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When patients refuse COVID-19 testing, quarantine, and social distancing in inpatient psychiatry: clinical and ethical challenges
  1. Mark J Russ1,
  2. Dominic Sisti2,
  3. Philip J Wilner1
  1. 1 Department of Psychiatry, Weill Cornell Medicine, New York, New York, USA
  2. 2 Department of Medical Ethics and Health Policy, University of Pennsylvania Perelman School of Medicine, Philadelphia, Pennsylvania, USA
  1. Correspondence to Dr Dominic Sisti, Medical Ethics and Health Policy, University of Pennsylvania Perelman School of Medicine, Philadelphia, PA 19104-4884, USA; sistid{at}upenn.edu

Abstract

The COVID-19 pandemic has introduced new ethical challenges in the care of patients with serious psychiatric illness who require inpatient treatment and who may have beeen exposed to COVID-19 or have mild to moderate COVID-19 but refuse testing and adherence to infection prevention protocols. Such situations increase the risk of infection to other patients and staff on psychiatric inpatient units. We discuss medical and ethical considerations for navigating this dilemma and offer a set of policy recommendations.

  • psychiatry
  • clinical ethics
  • involuntary civil commitment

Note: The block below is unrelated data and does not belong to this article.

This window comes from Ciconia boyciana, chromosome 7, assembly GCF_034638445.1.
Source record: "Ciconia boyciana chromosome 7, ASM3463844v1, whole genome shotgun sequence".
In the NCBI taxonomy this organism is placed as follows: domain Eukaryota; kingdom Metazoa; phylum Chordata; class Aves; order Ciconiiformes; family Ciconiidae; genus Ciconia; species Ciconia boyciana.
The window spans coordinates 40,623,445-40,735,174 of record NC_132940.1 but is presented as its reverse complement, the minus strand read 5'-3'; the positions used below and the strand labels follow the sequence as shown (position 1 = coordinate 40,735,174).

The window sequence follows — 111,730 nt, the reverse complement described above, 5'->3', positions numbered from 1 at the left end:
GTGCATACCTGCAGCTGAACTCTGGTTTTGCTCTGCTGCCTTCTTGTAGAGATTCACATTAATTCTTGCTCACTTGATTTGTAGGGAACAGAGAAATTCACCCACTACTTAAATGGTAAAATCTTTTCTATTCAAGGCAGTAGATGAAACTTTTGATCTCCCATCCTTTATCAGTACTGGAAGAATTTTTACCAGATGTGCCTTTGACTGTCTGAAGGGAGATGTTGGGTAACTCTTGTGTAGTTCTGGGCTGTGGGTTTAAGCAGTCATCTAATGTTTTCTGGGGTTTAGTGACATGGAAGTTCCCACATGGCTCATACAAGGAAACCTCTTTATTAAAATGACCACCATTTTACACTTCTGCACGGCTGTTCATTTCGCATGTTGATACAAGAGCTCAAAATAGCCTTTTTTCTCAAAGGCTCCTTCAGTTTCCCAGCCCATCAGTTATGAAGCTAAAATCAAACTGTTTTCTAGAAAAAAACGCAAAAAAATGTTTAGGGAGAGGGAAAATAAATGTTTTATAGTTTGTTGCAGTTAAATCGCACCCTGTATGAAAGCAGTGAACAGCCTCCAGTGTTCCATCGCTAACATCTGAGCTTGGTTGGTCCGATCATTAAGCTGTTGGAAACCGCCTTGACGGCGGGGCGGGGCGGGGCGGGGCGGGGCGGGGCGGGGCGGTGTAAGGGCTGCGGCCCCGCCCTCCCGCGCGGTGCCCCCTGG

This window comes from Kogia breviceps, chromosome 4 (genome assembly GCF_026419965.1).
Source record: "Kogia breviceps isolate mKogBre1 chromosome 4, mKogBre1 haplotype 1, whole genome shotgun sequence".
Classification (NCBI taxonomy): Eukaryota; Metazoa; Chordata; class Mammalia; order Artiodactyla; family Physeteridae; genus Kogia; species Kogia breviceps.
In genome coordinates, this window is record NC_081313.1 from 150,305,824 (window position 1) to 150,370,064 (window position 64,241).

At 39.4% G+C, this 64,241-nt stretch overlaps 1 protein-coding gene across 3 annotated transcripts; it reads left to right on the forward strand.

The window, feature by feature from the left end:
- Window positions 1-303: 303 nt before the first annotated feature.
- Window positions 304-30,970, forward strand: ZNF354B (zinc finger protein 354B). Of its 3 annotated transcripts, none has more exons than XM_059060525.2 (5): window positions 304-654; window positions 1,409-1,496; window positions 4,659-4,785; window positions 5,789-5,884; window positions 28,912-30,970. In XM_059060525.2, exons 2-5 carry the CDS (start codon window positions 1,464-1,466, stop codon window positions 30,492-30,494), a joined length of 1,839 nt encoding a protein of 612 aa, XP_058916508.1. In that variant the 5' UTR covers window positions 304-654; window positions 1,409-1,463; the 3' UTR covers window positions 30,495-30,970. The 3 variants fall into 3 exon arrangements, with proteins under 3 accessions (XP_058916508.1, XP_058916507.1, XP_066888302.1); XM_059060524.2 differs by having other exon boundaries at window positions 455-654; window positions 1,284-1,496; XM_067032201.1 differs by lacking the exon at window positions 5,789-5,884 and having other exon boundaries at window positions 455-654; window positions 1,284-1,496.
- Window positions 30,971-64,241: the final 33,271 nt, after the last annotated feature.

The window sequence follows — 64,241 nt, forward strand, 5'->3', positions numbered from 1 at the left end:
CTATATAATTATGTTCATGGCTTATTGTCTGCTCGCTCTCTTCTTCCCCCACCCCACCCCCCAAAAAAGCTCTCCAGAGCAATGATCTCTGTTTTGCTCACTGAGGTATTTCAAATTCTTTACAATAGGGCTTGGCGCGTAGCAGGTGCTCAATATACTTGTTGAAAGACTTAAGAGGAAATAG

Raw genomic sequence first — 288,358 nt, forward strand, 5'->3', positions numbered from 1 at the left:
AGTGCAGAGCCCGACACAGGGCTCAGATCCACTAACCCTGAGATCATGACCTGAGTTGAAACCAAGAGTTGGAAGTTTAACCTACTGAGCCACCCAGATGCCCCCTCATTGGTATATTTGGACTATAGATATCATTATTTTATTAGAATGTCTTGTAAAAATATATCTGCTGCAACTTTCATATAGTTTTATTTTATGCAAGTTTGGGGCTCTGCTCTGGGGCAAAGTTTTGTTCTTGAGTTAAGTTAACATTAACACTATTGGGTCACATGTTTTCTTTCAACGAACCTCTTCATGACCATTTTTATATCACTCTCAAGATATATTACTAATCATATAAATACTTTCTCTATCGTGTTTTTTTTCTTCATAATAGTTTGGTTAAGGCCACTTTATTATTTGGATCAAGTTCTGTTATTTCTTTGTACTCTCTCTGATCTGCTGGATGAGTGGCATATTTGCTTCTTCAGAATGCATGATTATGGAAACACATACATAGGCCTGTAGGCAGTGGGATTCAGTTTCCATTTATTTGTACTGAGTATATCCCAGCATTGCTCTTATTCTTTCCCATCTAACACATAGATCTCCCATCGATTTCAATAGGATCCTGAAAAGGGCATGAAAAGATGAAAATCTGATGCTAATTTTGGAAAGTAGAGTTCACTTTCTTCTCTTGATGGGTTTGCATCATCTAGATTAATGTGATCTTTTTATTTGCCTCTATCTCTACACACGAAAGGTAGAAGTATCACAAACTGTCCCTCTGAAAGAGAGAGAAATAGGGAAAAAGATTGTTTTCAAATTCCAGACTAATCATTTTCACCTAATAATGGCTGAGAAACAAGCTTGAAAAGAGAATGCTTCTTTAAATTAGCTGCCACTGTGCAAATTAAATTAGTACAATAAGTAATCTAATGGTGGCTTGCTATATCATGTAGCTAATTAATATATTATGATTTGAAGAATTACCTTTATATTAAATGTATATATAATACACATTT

• right to refuse treatment

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Case

A 26-year-old man with a history of schizophrenia is brought to the emergency room by police from a men’s shelter where there has been an outbreak of COVID-19. He has been behaving bizarrely over the course of several days, building a barricade around his bed and loudly threatening peers and staff who approach him. He is dishevelled, observed talking to himself and engages in odd movements reminiscent of martial arts. On arrival to the emergency room, the patient does not permit vital sign measurement, physical examination or routine laboratory testing. He does not want anyone touching him or sticking things into him. He does not make eye contact and continues an incoherent banter, intermittently assuming a menacing posture when approached. The patient is maintained in a single room in the emergency room for several days, awaiting ‘medical clearance’, in preparation for involuntary admission to a psychiatric hospital.

Attempts to engage him and explain the need for medical evaluation including COVID-19 testing are unsuccessful. Antipsychotic medications are likewise refused. The patient is encouraged to wear a mask and remain in his room because of a concern that he was exposed to individuals with COVID-19 at his shelter and may himself be infected. He does not comply. He is repeatedly verbally redirected to return to his room. All staff in the area wear full personal protective equipment (PPE) and visitors are not permitted in the area. The patient does not appear to be exhibiting common symptoms of COVID-19—no sweating, cough or shortness of breath. The patient is admitted to a general psychiatric unit, given a single room and asked to remain there pending COVID-19 testing and encouraged to wear a mask. The patient arrives on the unit and refuses to remain in his room or wear a mask. Using a variety of techniques, staff attempt to engage the patient but are unsuccessful. The patient wanders freely about the unit.